AUSTIN — House and Senate negotiators said Saturday they reached a deal to overhaul high school standardized testing and curriculum standards while also dramatically increasing the number of charter schools allowed to operate in Texas.
Public Education has dominated the legislative session, with both chambers approving different versions of a charter school expansion bill, and a proposal to slash from a nation-leading 15 to five the number of standardized tests high school students must pass to graduate while overhauling curriculum standards to promote academic flexibility.
Those were reconciled in conference committee — but that compromise must still clear an up-or-down vote expected today in each chamber before it can go to Gov. Rick Perry’s desk to be signed into law.
“We’re where we wanted to be,” said Sen. Dan Patrick, who heads the Senate Education Committee and helped craft the reconciled proposal.
Patrick and Rep. Jimmie Don Aycock, head of the House Public Education Committee, said they expect Perry to support the bill — if it can clear both chambers. The compromise could face an especially tough road in the often-fickle House, however, which sometimes bristles at changes to its bills.
Asked if he had enough support, Aycock told reporters, “I think so. Obviously we will lose some votes.”
The plan slashes by two-thirds the state-mandated standardized tests students must pass, leaving only exams in Algebra I, Biology, Chemistry and English I and II. It also combines testing on English reading and writing, which had been given in separate exams.
After two years, it requires that the state produce separate tests in Algebra II and English III that will be optional for school districts to administer and won’t count toward a school or district’s accountability rating scale.
The shakeup comes amid a backlash against what students, parents, teachers and even school administrators say was over-testing. But leading business groups have worried that cutting back on testing requirements too much could ultimately leave Texas students ill-prepared for the demanding jobs of tomorrow.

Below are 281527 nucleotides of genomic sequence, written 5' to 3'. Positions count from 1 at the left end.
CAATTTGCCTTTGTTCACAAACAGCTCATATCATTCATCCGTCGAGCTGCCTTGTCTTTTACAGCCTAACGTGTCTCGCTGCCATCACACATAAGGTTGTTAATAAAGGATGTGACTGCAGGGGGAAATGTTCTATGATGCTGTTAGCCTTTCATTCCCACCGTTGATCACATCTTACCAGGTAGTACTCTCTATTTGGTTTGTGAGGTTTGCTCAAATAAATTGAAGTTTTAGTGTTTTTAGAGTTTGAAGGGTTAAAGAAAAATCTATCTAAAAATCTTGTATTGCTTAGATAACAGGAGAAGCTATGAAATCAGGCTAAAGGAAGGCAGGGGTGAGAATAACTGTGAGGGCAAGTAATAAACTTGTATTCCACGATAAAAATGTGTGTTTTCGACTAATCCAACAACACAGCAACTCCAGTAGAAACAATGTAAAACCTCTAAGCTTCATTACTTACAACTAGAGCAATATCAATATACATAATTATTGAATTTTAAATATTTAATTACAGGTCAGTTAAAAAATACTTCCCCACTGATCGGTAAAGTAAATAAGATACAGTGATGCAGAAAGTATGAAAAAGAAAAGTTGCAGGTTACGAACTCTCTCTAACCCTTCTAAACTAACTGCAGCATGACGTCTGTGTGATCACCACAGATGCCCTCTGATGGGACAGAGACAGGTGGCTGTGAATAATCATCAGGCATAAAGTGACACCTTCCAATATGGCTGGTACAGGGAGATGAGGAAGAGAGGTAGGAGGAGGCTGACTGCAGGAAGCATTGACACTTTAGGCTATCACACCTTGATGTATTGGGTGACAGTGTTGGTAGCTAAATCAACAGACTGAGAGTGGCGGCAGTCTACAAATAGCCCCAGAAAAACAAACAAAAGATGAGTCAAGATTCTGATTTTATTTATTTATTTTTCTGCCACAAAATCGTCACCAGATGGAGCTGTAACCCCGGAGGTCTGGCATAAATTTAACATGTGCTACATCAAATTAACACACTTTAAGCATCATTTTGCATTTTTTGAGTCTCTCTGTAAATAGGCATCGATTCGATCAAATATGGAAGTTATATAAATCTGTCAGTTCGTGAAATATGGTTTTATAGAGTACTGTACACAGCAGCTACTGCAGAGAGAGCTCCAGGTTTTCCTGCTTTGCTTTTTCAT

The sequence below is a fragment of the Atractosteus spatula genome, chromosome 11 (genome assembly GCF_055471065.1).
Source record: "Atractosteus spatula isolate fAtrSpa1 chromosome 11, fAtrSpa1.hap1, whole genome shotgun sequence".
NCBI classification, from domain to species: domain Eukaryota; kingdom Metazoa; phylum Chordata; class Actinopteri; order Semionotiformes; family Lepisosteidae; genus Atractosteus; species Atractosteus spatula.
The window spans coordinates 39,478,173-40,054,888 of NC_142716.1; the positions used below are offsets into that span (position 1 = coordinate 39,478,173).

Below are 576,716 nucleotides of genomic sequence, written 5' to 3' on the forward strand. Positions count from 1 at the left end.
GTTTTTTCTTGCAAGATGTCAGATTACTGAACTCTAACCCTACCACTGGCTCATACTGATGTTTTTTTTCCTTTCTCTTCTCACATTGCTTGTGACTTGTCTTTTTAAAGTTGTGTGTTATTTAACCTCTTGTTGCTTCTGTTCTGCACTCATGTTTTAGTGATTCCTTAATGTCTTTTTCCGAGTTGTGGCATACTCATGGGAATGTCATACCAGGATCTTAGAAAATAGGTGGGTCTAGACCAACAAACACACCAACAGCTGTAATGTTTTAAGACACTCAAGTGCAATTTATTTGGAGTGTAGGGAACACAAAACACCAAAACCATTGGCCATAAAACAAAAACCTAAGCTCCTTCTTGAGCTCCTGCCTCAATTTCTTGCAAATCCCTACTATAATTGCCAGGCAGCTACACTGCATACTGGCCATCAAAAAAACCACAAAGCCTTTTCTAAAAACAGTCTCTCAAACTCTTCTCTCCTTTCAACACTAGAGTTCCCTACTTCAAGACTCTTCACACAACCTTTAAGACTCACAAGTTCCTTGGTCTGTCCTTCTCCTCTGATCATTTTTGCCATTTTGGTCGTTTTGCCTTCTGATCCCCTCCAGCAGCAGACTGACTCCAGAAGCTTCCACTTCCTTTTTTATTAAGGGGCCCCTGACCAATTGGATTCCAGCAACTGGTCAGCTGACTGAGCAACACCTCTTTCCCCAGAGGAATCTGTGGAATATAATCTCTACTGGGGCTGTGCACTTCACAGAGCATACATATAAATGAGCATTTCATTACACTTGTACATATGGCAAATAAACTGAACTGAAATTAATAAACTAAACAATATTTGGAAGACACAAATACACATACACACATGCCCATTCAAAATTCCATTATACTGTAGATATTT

The reconciled bill is also designed to free high school students from so many curriculum requirements, thus giving them the flexibility to focus on career and technical training for jobs that are well-paid but don’t necessarily require going to college.
It replaces the current academic plan requiring students to take four years each of math, science, social studies and English with one that only mandates three years of math, science, and social studies. It also is meant to offer courses in math and science geared more toward career training.
But the plan also establishes a “foundation” diploma that allows students to avoid taking four years of math and science and skip upper-level classes like Algebra II, which higher education experts say is a key predictor to success in college.
Those opting for the base plan, though, won’t be allowed to qualify for automatic admission into the state’s public universities under current law admitting the top 10 percent of graduating classes.
Meanwhile, the state currently has 209 charters. Because operators can use a single charter to run multiple campuses, though, Texas has about 500 total charter schools educating about 154,000 children, or 3 percent of its 5 million-plus public school students.
The Senate charter school bill increased the cap to 305 by September 2019. Though the House version included a maximum of just 275 over time, the conference committee opted to approve a cap of 305 — a move that may anger some lawmakers in the lower chamber.
The reconciled version also may not count proven, out-of-state charter operators who want to run multiple campuses in Texas against the cap, and exempts special “drop-out recovery” charters that specialize in getting students who have previously abandoned their studies to return to school. That could free up still more space for additional charters.
Patrick is the Legislature’s leading advocate for school choice. He said Saturday, “I would have liked to see the cap lifted entirely, but I’m just one of the 181 members.” He was counting all lawmakers in both the House and Senate.